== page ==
Thursday, December 30, 2004

Rhetoric in IT

I loathe rhetoric, it all ends up so black and white, them and us.

> The trouble with MSF is that it starts with a group of successful developers, who
> are successful because they are resourceful, intelligent, experienced, well-
> meaning, and have plush private offices with doors that close, and then
> attempts to claim that if impose some of their "best practices" on your team of
> unskilled developers, you will achieve the same results. It's like Daniel Boulud
> selling a manual to McDonald's fry cooks. "Out of potatoes? Try Yams. Throw in
> a bit of rosemary. Toss and serve with a lime-basil aioli dipping sauce. Yum."
>It's just Best Practices, right?

I find little to substantiate the claim that MSF says the practices will allow a team of unskilled developers to deliver the same results as successful developers. It maybe that some people, seeing IT and people as a commodity, infer that a process can be applied to a production system irrespective of the people. However, I don't believe that MSF provides the data to support that view.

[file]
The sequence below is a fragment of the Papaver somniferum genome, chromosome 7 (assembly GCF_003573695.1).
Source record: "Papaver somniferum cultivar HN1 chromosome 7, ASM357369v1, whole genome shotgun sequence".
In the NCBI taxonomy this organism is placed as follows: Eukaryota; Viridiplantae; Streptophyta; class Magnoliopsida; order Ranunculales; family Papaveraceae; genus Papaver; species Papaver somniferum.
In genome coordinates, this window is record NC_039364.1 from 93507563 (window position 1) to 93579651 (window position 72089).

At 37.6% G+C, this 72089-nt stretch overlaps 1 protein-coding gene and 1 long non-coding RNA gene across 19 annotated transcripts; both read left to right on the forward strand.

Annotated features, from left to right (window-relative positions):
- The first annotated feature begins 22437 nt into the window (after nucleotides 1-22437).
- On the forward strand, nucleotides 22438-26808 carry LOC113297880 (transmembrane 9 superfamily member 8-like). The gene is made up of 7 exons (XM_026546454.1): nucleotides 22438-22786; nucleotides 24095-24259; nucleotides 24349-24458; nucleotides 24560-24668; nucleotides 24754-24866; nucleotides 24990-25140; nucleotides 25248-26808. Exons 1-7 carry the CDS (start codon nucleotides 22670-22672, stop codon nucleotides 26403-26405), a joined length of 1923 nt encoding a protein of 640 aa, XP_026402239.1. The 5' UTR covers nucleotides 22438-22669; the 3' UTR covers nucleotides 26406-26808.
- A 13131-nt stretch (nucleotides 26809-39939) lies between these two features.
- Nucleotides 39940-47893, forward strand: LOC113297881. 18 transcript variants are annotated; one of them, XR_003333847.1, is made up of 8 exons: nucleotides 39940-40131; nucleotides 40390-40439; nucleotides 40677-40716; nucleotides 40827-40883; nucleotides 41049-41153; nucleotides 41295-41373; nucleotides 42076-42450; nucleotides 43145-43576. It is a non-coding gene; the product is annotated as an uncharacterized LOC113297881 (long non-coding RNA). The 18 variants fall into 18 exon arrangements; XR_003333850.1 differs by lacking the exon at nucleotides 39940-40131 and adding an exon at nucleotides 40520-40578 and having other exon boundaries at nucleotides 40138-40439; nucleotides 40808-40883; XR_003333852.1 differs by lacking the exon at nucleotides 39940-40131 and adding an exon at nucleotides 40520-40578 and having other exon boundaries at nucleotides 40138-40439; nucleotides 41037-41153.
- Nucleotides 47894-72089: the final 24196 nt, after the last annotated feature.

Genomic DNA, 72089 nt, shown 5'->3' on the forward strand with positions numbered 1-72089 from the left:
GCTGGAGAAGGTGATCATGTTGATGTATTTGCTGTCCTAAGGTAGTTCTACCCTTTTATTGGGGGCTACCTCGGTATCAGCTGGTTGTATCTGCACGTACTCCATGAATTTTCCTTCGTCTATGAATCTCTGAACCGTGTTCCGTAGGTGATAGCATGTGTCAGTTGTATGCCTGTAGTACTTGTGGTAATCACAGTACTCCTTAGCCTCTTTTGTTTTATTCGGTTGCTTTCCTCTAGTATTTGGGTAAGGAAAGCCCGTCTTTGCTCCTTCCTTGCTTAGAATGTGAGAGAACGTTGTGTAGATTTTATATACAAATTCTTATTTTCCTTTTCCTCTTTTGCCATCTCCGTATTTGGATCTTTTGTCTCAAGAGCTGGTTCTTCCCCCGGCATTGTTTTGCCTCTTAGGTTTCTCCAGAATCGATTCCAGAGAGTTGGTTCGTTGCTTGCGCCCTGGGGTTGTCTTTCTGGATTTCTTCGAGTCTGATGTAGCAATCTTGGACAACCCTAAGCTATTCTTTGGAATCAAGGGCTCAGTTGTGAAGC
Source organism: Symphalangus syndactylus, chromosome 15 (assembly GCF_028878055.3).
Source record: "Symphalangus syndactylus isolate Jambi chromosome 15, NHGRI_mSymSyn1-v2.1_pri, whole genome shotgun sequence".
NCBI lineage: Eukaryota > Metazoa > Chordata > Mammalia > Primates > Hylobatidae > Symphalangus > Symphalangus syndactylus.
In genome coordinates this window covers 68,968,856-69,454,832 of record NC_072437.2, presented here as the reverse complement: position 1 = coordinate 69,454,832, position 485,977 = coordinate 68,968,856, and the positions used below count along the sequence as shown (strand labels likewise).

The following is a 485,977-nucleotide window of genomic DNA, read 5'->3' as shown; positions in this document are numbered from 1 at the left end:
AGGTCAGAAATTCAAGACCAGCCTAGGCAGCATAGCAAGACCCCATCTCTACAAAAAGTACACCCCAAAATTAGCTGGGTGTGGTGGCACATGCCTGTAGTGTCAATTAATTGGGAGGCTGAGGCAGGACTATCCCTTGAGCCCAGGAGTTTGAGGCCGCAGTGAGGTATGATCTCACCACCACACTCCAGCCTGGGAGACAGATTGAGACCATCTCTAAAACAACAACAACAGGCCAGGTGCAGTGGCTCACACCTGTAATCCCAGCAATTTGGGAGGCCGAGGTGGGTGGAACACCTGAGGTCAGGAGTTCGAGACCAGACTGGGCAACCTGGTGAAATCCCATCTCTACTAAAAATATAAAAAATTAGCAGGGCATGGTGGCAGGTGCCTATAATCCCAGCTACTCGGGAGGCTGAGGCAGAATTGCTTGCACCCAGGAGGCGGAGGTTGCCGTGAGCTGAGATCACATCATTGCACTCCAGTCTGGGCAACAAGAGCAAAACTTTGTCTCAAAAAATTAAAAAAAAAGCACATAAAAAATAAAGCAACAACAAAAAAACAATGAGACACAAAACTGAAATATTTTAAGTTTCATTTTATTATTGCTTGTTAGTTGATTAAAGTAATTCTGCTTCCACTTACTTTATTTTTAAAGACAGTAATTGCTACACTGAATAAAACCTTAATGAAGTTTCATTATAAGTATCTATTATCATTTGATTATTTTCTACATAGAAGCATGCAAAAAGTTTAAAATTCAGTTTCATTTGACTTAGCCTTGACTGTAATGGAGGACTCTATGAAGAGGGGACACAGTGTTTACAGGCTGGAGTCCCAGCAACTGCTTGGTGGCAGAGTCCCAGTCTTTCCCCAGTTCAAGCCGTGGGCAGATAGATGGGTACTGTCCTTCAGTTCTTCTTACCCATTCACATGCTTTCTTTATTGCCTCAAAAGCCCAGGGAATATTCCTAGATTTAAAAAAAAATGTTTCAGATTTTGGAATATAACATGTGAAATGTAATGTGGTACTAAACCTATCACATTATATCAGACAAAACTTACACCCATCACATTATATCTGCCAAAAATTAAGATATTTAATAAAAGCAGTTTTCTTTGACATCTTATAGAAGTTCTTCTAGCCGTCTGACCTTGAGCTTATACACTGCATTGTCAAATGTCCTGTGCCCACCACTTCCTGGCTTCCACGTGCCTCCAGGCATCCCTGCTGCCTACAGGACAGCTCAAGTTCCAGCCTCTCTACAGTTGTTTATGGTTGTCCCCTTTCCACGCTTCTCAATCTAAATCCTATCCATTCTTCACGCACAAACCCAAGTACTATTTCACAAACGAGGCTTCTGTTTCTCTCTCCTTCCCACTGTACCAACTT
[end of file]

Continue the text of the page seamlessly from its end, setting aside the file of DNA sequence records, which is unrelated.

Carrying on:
I would prefer critiques on method in general and in specifics to distinguish between:
a) What was intended and the context it was intended to be applied in.
b) How they are used.
c) The problems in the statements about a) that lead to problematic b)s.